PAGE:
In a relief to the struggling Indian airlines, the government has decided to increase the credit limit for the aviation sector under a special scheme that was announced during the COVID pandemic. Voices from the industry had been pushing for these modifications as some carriers were in a difficult position due to the pandemic and the rising fuel costs.
Loan limit raised
On October 5th, India’s Ministry of Finance amended the Emergency Credit Line Guarantee Scheme (ECLGS) for the aviation sector in India and increased the credit limit available to cash-strapped carriers.
Announced in May 2020, when the pandemic halted flight operations around the world, the ECLGS intended to offer financial support to sectors hit the hardest by lockdowns. The credit available under this scheme was at a reduced rate of 7%.
Airlines can now borrow up to 100% of their outstanding debts up to $183 million. Photo: Getty Images
But earlier, eligible borrowers could only take up to 50% of their credit outstanding up to $48 million. With the latest modifications, airlines can now borrow up to 100% of their outstanding debts up to $183 million.
The scheme has been modified for the second time, given the fragility of the aviation sector and to provide airlines collateral-free liquidity during these tricky times.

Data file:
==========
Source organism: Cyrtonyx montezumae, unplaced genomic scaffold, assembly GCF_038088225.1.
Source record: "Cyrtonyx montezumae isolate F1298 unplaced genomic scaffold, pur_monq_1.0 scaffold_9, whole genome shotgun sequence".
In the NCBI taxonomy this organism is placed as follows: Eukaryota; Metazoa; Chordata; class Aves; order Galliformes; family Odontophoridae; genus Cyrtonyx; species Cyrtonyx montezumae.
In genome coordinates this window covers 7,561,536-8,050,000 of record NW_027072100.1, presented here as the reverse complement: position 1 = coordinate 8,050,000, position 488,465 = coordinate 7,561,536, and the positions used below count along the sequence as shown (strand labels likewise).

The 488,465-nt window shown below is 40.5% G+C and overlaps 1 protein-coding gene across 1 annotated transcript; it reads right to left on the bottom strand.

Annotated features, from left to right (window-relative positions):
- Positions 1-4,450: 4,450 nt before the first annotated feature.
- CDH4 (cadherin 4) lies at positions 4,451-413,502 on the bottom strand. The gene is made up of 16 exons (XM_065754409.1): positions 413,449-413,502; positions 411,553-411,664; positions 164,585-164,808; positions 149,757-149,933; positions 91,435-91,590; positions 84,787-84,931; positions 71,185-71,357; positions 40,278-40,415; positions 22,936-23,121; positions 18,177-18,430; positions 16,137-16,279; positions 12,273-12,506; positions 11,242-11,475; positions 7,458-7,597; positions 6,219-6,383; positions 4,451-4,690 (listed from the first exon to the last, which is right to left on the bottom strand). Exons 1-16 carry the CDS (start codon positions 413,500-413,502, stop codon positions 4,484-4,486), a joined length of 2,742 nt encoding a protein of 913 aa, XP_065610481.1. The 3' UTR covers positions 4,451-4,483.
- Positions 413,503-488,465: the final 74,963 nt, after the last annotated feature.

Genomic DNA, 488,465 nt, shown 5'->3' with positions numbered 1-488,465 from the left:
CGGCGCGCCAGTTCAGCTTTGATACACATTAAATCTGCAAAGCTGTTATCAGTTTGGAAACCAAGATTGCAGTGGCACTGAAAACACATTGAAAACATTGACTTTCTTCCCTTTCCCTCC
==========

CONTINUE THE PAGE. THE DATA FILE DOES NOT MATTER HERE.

Requests were made weeks ago
The Ministry of Civil Aviation started pushing for modification in ECLGS weeks ago after looking at the precarious finances of some airlines. Civil aviation secretary Rajiv Bansal had written to the finance ministry earlier, stating,
“Last three years have been very challenging for the civil aviation sector. Just when the aviation sector was returning to normalcy, the airlines have been hit by an unprecedented rise in jet fuel prices. Jet fuel is a major component in airline operation cost. Further, the devaluation of INR from USD 70 to USD 80 has further aggravated the situation.”
Thankfully, the finance ministry finally listened to the aviation ministry and relaxed the rules to the terms and conditions wanted by the sector.
Naturally, airlines welcomed the decision, as some airlines that have seen their finances deteriorate sharply during the pandemic see the government lifeline given to them. The last few months have witnessed agitated airline employees protesting low or delayed salaries and operations being affected due to weak finances.
SpiceJet, in particular, is happy with the latest decision, with its Managing Director Ajay Singh commenting,
“This will provide a tremendous boost for airlines. I request the government once again for its support for including Aviation Turbine Fuel under GST, which would be a game changer for the entire sector.”
The airline has already raised millions under the scheme and plans to borrow more to stay afloat. Go First is another candidate likely to benefit from the latest announcement, having previously raised around $3 million under the scheme.
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